In the Wilds of Africa

W.H.G. Kingston

In the Wilds of Africa, by W.H.G. Kingston

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Title: In the Wilds of Africa
Author: W.H.G. Kingston
Illustrator: A. Pearse
Release Date: November 15, 2007 [EBook #23503]
Language: English
Character set encoding: ASCII

Produced by Nick Hodson of London, England

In the Wilds of Africa
by W.H.G. Kingston.
A dense mist hung over the ocean; the sky above our heads was of a grey tint; the water below our feet of the colour of lead. Not a ripple disturbed its mirror-like surface, except when now and then a covey of flying fish leaped forth to escape from their pursuers, or it was clove by the fin of a marauding shark. We knew that we were not far off the coast of Africa, some few degrees to the south of the Equator; but how near we were we could not tell, for the calm had continued for several days, and a strong current, setting to the eastward, had been rapidly drifting us toward the shore.
Notwithstanding that the sun was obscured, his rays found means of heating the atmosphere, so that we felt much as if we were surrounded by a hot damp blanket.
I had already made a trip to the West Indies, and two to this terrible coast; and as I had escaped without an attack of yellow fever, or cholera, when the Liverpool owners of the brig Osprey--commanded by Captain Page, an old African trader--offered me a berth as supercargo, I willingly accepted it. We were bound out to the Cape of Good Hope, but had arranged to touch at two or three places on the coast, to trade and land passengers. Among other places we were to call at Saint Paul de Loando, to land a Portuguese gentleman, Senhor Silva, and his black servant Ramaon. Our object in trading was to obtain palm-oil, bees'-wax, gold dust, and ivory, in exchange for Manchester and Birmingham goods; and for this purpose we had already visited several places on the coast, picking up such quantities as could be obtained at each of them. We had not, however, escaped without the usual penalty African traders have to pay--two of our men having died of fever, and two others, besides the captain, being sick of it. The first mate, Giles Gritton, and another man, had been washed overboard in a heavy gale we encountered on the other side of the Equator, and we were now, therefore, somewhat short-handed. The first mate was a great loss, for he was an excellent seaman and a first-rate fellow, which is more than could be said of the second mate, Simon Kydd. How he came to be appointed mate seemed unaccountable; unless, as he was related to the owners, interest might have obtained for him what his own merits certainly would not. Taking him at his own value, he had few superiors, if any equals.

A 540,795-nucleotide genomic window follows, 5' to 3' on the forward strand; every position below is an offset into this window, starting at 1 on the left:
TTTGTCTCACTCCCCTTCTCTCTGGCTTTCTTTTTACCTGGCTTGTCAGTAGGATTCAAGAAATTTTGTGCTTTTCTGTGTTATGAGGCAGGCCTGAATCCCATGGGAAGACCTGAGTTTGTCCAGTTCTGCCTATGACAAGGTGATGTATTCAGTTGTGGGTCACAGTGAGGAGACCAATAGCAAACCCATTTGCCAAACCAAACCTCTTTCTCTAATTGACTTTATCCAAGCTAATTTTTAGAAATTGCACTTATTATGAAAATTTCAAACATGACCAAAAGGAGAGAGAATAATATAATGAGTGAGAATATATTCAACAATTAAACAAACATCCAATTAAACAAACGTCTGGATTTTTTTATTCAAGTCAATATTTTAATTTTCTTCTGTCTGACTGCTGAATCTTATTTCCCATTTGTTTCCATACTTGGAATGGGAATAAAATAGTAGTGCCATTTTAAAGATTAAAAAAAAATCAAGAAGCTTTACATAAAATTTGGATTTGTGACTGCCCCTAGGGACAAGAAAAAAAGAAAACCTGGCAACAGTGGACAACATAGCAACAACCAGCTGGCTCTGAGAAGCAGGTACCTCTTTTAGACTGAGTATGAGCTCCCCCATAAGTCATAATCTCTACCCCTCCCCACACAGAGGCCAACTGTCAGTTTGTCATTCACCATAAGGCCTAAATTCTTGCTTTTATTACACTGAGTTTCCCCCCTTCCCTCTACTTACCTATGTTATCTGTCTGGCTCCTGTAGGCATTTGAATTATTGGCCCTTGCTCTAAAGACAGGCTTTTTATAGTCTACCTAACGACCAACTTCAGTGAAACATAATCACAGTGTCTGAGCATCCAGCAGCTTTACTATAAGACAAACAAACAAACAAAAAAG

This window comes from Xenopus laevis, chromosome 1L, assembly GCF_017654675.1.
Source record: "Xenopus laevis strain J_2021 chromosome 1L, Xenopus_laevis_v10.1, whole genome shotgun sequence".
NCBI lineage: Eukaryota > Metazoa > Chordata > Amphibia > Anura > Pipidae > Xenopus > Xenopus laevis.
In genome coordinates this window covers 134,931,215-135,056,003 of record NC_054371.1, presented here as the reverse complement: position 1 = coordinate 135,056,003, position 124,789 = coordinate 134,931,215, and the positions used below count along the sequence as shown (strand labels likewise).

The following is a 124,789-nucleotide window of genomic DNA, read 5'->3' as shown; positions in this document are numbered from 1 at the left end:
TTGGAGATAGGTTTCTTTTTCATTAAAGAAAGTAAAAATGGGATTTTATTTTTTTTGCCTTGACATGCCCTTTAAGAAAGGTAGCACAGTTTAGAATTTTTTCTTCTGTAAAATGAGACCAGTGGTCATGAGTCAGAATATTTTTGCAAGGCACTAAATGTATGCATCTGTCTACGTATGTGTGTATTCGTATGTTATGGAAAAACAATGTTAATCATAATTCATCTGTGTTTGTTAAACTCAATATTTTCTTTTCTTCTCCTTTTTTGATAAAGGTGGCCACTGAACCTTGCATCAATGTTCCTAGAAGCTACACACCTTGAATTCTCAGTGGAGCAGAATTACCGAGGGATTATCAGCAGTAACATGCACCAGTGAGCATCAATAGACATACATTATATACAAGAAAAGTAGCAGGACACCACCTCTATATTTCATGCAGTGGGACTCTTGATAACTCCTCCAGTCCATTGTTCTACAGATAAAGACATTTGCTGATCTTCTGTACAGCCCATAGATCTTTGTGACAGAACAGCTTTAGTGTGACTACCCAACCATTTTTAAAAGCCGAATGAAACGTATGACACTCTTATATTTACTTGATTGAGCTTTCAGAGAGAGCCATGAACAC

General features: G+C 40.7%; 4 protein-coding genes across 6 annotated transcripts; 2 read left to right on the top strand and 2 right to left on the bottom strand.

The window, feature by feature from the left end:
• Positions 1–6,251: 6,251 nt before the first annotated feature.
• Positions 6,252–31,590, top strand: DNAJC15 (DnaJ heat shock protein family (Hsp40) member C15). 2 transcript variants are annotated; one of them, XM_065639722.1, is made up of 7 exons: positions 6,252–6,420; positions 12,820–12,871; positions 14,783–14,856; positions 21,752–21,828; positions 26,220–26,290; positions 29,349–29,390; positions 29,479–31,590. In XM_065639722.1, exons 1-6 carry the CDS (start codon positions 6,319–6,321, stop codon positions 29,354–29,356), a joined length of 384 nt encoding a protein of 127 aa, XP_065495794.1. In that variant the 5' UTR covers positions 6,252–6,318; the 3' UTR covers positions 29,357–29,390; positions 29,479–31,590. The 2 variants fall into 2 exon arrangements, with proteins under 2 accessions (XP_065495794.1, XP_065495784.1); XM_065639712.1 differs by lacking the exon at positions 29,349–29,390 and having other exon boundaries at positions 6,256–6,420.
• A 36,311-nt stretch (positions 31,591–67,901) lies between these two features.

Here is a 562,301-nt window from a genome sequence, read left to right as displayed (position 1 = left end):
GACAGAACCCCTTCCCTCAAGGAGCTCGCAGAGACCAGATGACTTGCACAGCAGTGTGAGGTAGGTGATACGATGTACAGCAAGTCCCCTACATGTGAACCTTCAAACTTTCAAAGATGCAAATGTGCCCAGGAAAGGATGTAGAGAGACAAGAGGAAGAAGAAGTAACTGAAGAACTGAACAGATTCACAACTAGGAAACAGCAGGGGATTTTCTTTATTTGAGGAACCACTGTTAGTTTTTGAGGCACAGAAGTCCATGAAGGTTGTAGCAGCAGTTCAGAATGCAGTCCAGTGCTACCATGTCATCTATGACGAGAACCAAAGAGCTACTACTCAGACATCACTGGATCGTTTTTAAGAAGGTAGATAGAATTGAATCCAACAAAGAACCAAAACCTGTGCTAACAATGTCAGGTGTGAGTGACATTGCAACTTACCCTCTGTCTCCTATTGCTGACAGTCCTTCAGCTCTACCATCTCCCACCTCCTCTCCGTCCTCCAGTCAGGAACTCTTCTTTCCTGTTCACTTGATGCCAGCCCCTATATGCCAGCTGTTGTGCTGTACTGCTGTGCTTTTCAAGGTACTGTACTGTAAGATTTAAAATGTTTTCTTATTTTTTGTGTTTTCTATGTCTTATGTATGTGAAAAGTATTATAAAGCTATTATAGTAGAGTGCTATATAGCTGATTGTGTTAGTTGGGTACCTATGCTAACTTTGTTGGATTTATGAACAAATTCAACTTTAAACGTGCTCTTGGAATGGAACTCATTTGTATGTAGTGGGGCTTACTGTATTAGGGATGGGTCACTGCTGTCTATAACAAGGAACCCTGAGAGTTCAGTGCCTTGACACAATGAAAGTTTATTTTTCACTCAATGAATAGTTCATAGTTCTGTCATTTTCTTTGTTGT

I felt much for Captain Page. He took the loss of his first mate greatly to heart, and thus the incapacity of the second contributed considerably to increase his malady. Day after day he grew worse, and I began to fear much that his illness would end fatally. He was as good and kind a man as ever lived, and an excellent sailor.
I had not been knocking about the ocean altogether with my eyes shut, and had managed to pick up a fair amount of nautical knowledge. I did not intrude it unnecessarily; I had a notion that I was regarded with a somewhat jealous eye by those who considered me a mere landsman. I certainly understood more about navigation than Mr Kydd, but that is not saying much. There were few things which I could not do, from handing, reefing, and steering, to turning in a dead-eye, and setting up the rigging; and few situations in which the fickle winds and waves were likely to place a ship with which I was not prepared to contend. Blow high or blow low, I felt myself at home on the ocean. My father had objected to my becoming a sailor, and had placed me in his counting-house. The sedentary life of a clerk was, however, not to my taste, and I was very glad to abdicate my seat on the high stool on every decent pretext. Still I had done my duty when there, and my conscience was at rest on that score. Misfortunes overtook my father's house; speculations
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